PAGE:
first majestic silver

Gold Price Update

Market Analyst & Author
March 29, 2015

2015's March Madness has well-exceeded the thrilling bounds of a bunch of talented youngsters running to and fro tossing basketballs, an annual State-Side event that captivates millions of us to the extent that seemingly hours of sports airtime are spent alone in fawning over the projected game outcomes by the President. But in assessing the balance of our Big Blue Ball, world events this March are running from sad to bad to mad. To the extent that Gold has been getting a bid from the fear of global instability is not accurately measurable, however, without enumerating them, we are witnessing a saddening intensification of events running the gauntlet from bad zen to madmen. And as history has oft taught us with respect to Gold, its rising in response to geo-jitters generally then leads to its settling back lower as society returns to being consumed by complacency. Rather, regular readers know our take is that Gold ought to rise as the natural mitigant to the proliferation of baseless currencies -- and stay up there. But instead, our precious yellow metal is again dealing for the Twentieth Time with the dreaded 1200 flip-flop. To wit:

Gold first closed above 1200 almost six years ago on 02 December 2009. Inclusive of that initial foray into what was then uncharted territory, Gold has moved from the 1100s up into the 1200s 20 times on a closing basis, the most recent occurrence being this past Thursday. Each instance of closing a session by having crossed the threshold back up into the 1200s makes us anticipative that we can wash our hands of the 1100s "forever!" The only problem with our spirited assessment is that all 20 upside crossings have eventually succumbed back down in the 1100s, this latest instance seeing Gold settling out the week yesterday (Friday) at 1198.

Moreover, any merriment in having achieved 1200 time-and-again borders on being moronic given that such level is anything but celebratory. Rather 'tis downright depressing, if for no other reason than by currency debasement alone, Gold ought today be 'round 2500 as depicted in our Gold Scoreboard. But price having now made those 20 round-trip flip-flops across the 1200 line is indeed making that level appear as a "line in the sand". And all 20 flip-flops are in the following chart of Gold's closing prices since having first achieved 1200 back in '09; the sandy-looking horizontal line is 1200:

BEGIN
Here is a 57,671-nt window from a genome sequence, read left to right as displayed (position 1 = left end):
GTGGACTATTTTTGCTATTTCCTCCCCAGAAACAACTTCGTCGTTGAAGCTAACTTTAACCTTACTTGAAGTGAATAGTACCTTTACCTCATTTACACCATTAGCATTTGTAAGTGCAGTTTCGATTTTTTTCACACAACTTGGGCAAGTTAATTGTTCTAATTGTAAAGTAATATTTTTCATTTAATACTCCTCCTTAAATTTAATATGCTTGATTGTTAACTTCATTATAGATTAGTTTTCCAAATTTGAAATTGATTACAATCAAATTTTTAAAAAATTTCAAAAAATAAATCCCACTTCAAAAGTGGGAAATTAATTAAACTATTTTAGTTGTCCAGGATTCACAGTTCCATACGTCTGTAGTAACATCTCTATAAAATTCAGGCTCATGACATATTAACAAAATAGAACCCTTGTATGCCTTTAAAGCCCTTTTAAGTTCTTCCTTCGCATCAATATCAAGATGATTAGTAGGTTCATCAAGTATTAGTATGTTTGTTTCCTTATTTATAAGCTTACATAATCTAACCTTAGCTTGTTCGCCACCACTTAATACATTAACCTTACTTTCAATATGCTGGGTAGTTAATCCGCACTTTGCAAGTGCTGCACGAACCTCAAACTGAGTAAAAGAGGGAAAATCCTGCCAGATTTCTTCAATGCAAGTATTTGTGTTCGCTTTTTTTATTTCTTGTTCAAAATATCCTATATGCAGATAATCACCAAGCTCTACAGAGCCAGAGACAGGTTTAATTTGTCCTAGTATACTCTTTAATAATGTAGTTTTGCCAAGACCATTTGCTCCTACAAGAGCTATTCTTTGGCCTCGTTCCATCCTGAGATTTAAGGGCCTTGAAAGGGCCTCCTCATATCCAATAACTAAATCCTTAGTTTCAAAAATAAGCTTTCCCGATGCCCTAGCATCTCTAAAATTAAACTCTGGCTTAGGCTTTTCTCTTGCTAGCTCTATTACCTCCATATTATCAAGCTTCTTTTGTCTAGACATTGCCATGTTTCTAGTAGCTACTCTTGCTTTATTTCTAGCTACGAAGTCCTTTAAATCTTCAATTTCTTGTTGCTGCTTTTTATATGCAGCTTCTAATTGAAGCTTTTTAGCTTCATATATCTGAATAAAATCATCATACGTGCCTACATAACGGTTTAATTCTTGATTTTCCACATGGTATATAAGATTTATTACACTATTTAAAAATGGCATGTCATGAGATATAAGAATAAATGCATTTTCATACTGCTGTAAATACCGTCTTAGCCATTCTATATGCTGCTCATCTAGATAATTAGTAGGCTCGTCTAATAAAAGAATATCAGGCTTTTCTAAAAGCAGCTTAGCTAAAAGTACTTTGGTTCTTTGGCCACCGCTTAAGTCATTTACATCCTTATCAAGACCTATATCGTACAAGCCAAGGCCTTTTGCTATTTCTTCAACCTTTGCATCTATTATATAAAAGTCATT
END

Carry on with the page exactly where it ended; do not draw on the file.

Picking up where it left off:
gold flip flops

"Hold it a sec there, mmb. What's that pale green line that keeps goin' up, huh?"

Oh that, Squire. That over the identical time frame is the M2 measure of the US Money Supply. Even unlabeled, isn't it obvious? Courtesy: the Federal Reserve Bank's "What's Wrong With This Picture Dept."

In any event, having just flopped back yesterday below 1200 for the 20th time, 'twill be likely short-lived from our purview, as in next going to the graph of Gold's weekly bars, the case for a 21st flip up into the 1200s is nigh. Gold has just bolted together two back-to-back BuySide weeks. In fact, the distance from Gold's two-week low (1141.6) to its two-week high (1219.5) is price's fourth largest percentage gain (6.8%) since the week ending 25 October 2013, better than a year and a half ago. And given that Gold's expected weekly trading range is currently 44 points, the remaining distance (58 points) to the parabolic Short-to-Long flip price of 1256 is coming into reach, that level itself in a week's time expected to be down to 1243 with the next red dot then all but sitting on the base of the 1240-1280 resistance zone as bounded by the purple lines:

weekly gold bars and parabolic trends

Now to the broad measure of Gold vis-à-vis its 300-day moving average. In having looked above at "flip-floppin' 1200" as a line in the sand, so too does the near-flattening of the average (now 1258) appear as a horizontal frontier when viewed on a logarithmic scale as we have here, which of its own accord puts Gold's pullback during these last few years into a less daunting perspective:

gold price logarithmic scale